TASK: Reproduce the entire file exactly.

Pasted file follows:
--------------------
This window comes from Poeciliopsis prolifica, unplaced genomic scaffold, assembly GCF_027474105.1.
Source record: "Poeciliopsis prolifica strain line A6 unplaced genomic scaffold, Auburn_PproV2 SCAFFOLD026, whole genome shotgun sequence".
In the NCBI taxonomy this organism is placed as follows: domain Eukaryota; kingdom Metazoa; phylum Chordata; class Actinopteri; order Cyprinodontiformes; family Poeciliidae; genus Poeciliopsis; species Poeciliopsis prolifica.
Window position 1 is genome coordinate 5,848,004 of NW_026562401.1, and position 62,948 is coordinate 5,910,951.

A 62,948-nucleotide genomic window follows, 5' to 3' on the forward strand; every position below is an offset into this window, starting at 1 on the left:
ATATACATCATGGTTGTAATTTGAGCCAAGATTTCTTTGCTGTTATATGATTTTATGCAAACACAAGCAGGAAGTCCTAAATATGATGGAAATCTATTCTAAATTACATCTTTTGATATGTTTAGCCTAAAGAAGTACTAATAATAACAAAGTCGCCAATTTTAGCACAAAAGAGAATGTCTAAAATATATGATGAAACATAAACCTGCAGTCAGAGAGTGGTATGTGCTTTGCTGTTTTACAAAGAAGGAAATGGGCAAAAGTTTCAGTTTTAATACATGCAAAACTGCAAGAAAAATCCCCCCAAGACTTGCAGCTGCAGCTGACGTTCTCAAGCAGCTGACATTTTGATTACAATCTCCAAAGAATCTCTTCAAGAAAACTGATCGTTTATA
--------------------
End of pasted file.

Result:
This window comes from Poeciliopsis prolifica, unplaced genomic scaffold, assembly GCF_027474105.1.
Source record: "Poeciliopsis prolifica strain line A6 unplaced genomic scaffold, Auburn_PproV2 SCAFFOLD026, whole genome shotgun sequence".
In the NCBI taxonomy this organism is placed as follows: domain Eukaryota; kingdom Metazoa; phylum Chordata; class Actinopteri; order Cyprinodontiformes; family Poeciliidae; genus Poeciliopsis; species Poeciliopsis prolifica.
Window position 1 is genome coordinate 5,848,004 of NW_026562401.1, and position 62,948 is coordinate 5,910,951.

A 62,948-nucleotide genomic window follows, 5' to 3' on the forward strand; every position below is an offset into this window, starting at 1 on the left:
ATATACATCATGGTTGTAATTTGAGCCAAGATTTCTTTGCTGTTATATGATTTTATGCAAACACAAGCAGGAAGTCCTAAATATGATGGAAATCTATTCTAAATTACATCTTTTGATATGTTTAGCCTAAAGAAGTACTAATAATAACAAAGTCGCCAATTTTAGCACAAAAGAGAATGTCTAAAATATATGATGAAACATAAACCTGCAGTCAGAGAGTGGTATGTGCTTTGCTGTTTTACAAAGAAGGAAATGGGCAAAAGTTTCAGTTTTAATACATGCAAAACTGCAAGAAAAATCCCCCCAAGACTTGCAGCTGCAGCTGACGTTCTCAAGCAGCTGACATTTTGATTACAATCTCCAAAGAATCTCTTCAAGAAAACTGATCGTTTATA